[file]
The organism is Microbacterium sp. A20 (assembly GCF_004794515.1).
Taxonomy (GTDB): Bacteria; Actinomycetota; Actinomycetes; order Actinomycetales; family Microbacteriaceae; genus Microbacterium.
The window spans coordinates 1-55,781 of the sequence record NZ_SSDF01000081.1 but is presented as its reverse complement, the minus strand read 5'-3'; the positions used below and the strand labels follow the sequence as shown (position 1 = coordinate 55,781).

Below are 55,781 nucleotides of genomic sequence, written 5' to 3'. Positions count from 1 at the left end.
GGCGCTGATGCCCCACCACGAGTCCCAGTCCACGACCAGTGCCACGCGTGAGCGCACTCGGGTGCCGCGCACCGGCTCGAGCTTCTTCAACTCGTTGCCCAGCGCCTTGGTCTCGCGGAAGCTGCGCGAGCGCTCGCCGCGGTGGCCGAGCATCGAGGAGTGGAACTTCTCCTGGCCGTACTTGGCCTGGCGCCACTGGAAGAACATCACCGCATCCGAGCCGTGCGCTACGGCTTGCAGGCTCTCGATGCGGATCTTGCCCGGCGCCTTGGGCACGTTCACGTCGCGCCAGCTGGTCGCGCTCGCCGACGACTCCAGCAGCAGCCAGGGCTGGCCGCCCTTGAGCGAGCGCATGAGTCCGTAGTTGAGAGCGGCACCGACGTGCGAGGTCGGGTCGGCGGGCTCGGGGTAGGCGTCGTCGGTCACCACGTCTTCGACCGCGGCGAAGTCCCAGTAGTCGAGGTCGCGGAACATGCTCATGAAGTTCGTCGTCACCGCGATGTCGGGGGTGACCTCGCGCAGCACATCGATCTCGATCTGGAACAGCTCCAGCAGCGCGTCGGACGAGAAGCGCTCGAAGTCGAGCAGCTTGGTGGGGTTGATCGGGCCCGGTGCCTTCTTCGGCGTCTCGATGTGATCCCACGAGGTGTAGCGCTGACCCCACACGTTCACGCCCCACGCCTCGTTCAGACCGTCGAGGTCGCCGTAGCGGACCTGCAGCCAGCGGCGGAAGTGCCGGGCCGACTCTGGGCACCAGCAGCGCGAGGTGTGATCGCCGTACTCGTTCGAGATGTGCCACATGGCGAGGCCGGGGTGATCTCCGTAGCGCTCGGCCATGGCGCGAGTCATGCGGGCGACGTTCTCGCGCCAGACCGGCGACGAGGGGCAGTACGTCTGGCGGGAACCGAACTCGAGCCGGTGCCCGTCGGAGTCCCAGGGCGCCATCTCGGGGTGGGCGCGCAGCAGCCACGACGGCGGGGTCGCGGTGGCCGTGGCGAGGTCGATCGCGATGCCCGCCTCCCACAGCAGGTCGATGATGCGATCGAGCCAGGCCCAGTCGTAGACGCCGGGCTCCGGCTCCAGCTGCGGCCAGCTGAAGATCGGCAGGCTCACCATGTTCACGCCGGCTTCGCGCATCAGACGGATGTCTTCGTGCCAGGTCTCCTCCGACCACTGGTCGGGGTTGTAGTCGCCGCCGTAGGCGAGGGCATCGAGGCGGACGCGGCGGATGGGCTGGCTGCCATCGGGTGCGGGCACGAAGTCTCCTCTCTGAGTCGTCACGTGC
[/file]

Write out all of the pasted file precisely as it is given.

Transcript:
The organism is Microbacterium sp. A20 (assembly GCF_004794515.1).
Taxonomy (GTDB): Bacteria; Actinomycetota; Actinomycetes; order Actinomycetales; family Microbacteriaceae; genus Microbacterium.
The window spans coordinates 1-55,781 of the sequence record NZ_SSDF01000081.1 but is presented as its reverse complement, the minus strand read 5'-3'; the positions used below and the strand labels follow the sequence as shown (position 1 = coordinate 55,781).

Below are 55,781 nucleotides of genomic sequence, written 5' to 3'. Positions count from 1 at the left end.
GGCGCTGATGCCCCACCACGAGTCCCAGTCCACGACCAGTGCCACGCGTGAGCGCACTCGGGTGCCGCGCACCGGCTCGAGCTTCTTCAACTCGTTGCCCAGCGCCTTGGTCTCGCGGAAGCTGCGCGAGCGCTCGCCGCGGTGGCCGAGCATCGAGGAGTGGAACTTCTCCTGGCCGTACTTGGCCTGGCGCCACTGGAAGAACATCACCGCATCCGAGCCGTGCGCTACGGCTTGCAGGCTCTCGATGCGGATCTTGCCCGGCGCCTTGGGCACGTTCACGTCGCGCCAGCTGGTCGCGCTCGCCGACGACTCCAGCAGCAGCCAGGGCTGGCCGCCCTTGAGCGAGCGCATGAGTCCGTAGTTGAGAGCGGCACCGACGTGCGAGGTCGGGTCGGCGGGCTCGGGGTAGGCGTCGTCGGTCACCACGTCTTCGACCGCGGCGAAGTCCCAGTAGTCGAGGTCGCGGAACATGCTCATGAAGTTCGTCGTCACCGCGATGTCGGGGGTGACCTCGCGCAGCACATCGATCTCGATCTGGAACAGCTCCAGCAGCGCGTCGGACGAGAAGCGCTCGAAGTCGAGCAGCTTGGTGGGGTTGATCGGGCCCGGTGCCTTCTTCGGCGTCTCGATGTGATCCCACGAGGTGTAGCGCTGACCCCACACGTTCACGCCCCACGCCTCGTTCAGACCGTCGAGGTCGCCGTAGCGGACCTGCAGCCAGCGGCGGAAGTGCCGGGCCGACTCTGGGCACCAGCAGCGCGAGGTGTGATCGCCGTACTCGTTCGAGATGTGCCACATGGCGAGGCCGGGGTGATCTCCGTAGCGCTCGGCCATGGCGCGAGTCATGCGGGCGACGTTCTCGCGCCAGACCGGCGACGAGGGGCAGTACGTCTGGCGGGAACCGAACTCGAGCCGGTGCCCGTCGGAGTCCCAGGGCGCCATCTCGGGGTGGGCGCGCAGCAGCCACGACGGCGGGGTCGCGGTGGCCGTGGCGAGGTCGATCGCGATGCCCGCCTCCCACAGCAGGTCGATGATGCGATCGAGCCAGGCCCAGTCGTAGACGCCGGGCTCCGGCTCCAGCTGCGGCCAGCTGAAGATCGGCAGGCTCACCATGTTCACGCCGGCTTCGCGCATCAGACGGATGTCTTCGTGCCAGGTCTCCTCCGACCACTGGTCGGGGTTGTAGTCGCCGCCGTAGGCGAGGGCATCGAGGCGGACGCGGCGGATGGGCTGGCTGCCATCGGGTGCGGGCACGAAGTCTCCTCTCTGAGTCGTCACGTGC